Smoking in the City

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The biggest question I had was: how do I smoke 5 pounds of pork without my neighbors calling the fire department? The answer, I discovered, was much easier than anticipated. Smoking may be time consuming, but is not difficult. In fact, one of the hardest decisions I had to make what choosing what hunk of meat I planned on smoking for my inaugural attempt.

While I had a few pounds of Chestnut Farm country-style ribs in my freezer, something about smoking felt very “Go Big Or Go Home” so I went to my local butcher and checked out his offerings. On one hand, I wanted something big enough to withstand a few hours in the smoker, but I also wanted a cheaper cut of meat to hedge my bets in case my first smoking effort was a failure. The verdict: a 5 pound, bone in pork thigh, which came in under twenty dollars (and is locally sourced, humanely raised, antibiotic free, yada yada).

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The day before I planned to smoke, I made a dry rub with salt, pepper, cumin, coriander, brown sugar, paprika and ground hot pepper. Sweet and spicy – just the way I like it. I covered the pork in the rub and wrapped it in plastic wrap overnight.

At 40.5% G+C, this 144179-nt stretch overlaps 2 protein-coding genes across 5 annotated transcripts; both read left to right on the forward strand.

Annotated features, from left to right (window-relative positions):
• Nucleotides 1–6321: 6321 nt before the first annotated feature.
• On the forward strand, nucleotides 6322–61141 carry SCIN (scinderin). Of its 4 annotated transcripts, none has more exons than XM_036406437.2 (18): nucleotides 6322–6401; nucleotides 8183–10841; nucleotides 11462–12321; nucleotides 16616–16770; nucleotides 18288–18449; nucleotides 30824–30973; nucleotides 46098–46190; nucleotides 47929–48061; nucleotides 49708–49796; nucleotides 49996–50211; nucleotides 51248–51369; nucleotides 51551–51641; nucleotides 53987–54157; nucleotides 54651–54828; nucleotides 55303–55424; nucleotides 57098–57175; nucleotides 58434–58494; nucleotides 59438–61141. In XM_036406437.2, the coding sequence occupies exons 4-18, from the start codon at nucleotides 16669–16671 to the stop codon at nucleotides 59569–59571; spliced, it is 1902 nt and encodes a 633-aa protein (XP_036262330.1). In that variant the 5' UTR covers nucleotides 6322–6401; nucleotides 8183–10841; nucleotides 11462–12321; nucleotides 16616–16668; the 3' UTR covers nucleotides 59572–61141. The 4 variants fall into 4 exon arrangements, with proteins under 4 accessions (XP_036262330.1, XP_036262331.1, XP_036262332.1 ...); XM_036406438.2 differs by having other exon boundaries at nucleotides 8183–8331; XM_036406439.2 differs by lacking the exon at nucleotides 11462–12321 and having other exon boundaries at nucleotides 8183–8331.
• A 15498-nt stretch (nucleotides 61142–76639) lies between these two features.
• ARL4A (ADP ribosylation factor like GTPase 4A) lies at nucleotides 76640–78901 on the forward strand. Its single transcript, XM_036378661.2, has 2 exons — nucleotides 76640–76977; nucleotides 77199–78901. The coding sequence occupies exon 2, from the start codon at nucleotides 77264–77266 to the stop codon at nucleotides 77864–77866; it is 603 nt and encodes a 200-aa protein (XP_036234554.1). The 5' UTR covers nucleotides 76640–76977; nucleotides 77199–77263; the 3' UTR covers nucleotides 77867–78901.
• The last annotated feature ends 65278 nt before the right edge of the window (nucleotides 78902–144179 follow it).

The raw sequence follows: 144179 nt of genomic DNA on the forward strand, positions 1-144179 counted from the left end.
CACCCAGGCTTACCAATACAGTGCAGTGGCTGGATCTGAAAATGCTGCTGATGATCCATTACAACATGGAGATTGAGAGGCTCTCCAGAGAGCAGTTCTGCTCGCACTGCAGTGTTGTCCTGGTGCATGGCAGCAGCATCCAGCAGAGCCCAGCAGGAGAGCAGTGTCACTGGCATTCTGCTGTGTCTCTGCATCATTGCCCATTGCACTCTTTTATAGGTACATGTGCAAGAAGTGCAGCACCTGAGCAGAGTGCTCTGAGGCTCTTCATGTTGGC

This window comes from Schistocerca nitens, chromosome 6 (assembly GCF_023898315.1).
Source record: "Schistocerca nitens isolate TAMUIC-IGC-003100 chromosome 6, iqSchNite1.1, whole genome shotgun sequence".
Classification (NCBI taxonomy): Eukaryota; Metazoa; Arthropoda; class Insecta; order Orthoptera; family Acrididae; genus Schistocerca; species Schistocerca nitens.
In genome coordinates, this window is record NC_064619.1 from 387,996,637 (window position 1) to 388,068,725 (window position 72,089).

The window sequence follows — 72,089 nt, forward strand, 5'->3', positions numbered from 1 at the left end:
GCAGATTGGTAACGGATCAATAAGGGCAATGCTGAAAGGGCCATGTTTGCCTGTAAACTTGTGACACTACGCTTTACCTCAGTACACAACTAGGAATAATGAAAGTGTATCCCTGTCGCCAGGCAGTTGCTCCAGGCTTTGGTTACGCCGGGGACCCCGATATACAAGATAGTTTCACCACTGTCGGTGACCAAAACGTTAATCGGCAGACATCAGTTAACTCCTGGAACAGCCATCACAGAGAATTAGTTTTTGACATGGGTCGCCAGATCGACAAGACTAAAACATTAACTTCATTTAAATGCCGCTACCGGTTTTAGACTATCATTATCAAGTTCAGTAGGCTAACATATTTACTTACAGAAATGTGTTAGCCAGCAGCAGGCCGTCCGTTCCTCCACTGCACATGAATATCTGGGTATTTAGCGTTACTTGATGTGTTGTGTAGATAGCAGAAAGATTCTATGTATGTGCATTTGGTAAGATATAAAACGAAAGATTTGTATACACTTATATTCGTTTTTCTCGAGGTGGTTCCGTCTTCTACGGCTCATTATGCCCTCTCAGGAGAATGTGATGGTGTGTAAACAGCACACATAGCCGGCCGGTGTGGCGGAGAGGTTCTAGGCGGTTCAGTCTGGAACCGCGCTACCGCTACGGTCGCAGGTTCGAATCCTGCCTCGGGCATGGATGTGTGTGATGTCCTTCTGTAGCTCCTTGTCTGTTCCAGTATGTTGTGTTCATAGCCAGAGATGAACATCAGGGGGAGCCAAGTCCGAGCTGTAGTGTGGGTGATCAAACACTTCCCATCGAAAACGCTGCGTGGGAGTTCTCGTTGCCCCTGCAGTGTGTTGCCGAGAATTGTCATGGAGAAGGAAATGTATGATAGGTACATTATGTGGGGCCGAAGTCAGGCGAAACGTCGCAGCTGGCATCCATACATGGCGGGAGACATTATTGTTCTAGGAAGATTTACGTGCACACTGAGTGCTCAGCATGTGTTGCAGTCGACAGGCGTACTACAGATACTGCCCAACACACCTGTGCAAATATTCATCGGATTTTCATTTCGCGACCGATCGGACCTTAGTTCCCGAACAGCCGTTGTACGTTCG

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The next day I turned my charcoal grill into a smoker. Which, simply put, meant that I put a smallish mound of coals on one side of the grill and lit them, letting them set for maybe ten minutes to heat up. Next I put my smoke box of water-soaked hickory chips on top of the coals. I checked the temp with a grill surface thermometer and placed the pork on the grill when I confirmed that the temp was between 200 – 300 degrees (which it was after the ten minutes or so of prep above). This is the magic smoking temperature range that I thought would be hard to maintain (spoiler: it wasn’t!). The grill top was lowered and I just let it sit there, checking maybe every half hour or so.

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For a three hour smoke, I added more coals each hour and I added more hickory chips after about an hour and a half, at which time I also flipped the pork. But in all, the temp stayed pretty constant around 250 degrees, and when it dipped to closer to 200, I added a few more coals.  The smoke wafted out of the half-closed top vent a bit, but nothing to call the firemen about. And yes, my entire block smelled like a smoke house. In the best possible way. After three hours I put the pork in a covered roasting pan in a 250 degree oven with an inch of liquid (I used half-water, half-cider) for another three hours and then, willingly, impatiently, DUG IN.

I’m sorry I was not able to take any pictures of the delicious dark brown crust, or the half-inch red ring around the edges of the meat that I’ve heard is the marker of a good smoke. Please forgive me for not photographing how I used forks to shred the tender pork or transcribing the exact ingredients and measurements of the whiskey barbeque sauce I served atop the meat. But, after smelling smoking pork for six hours, would you have the patience to document everything before digging in? I didn’t think so.

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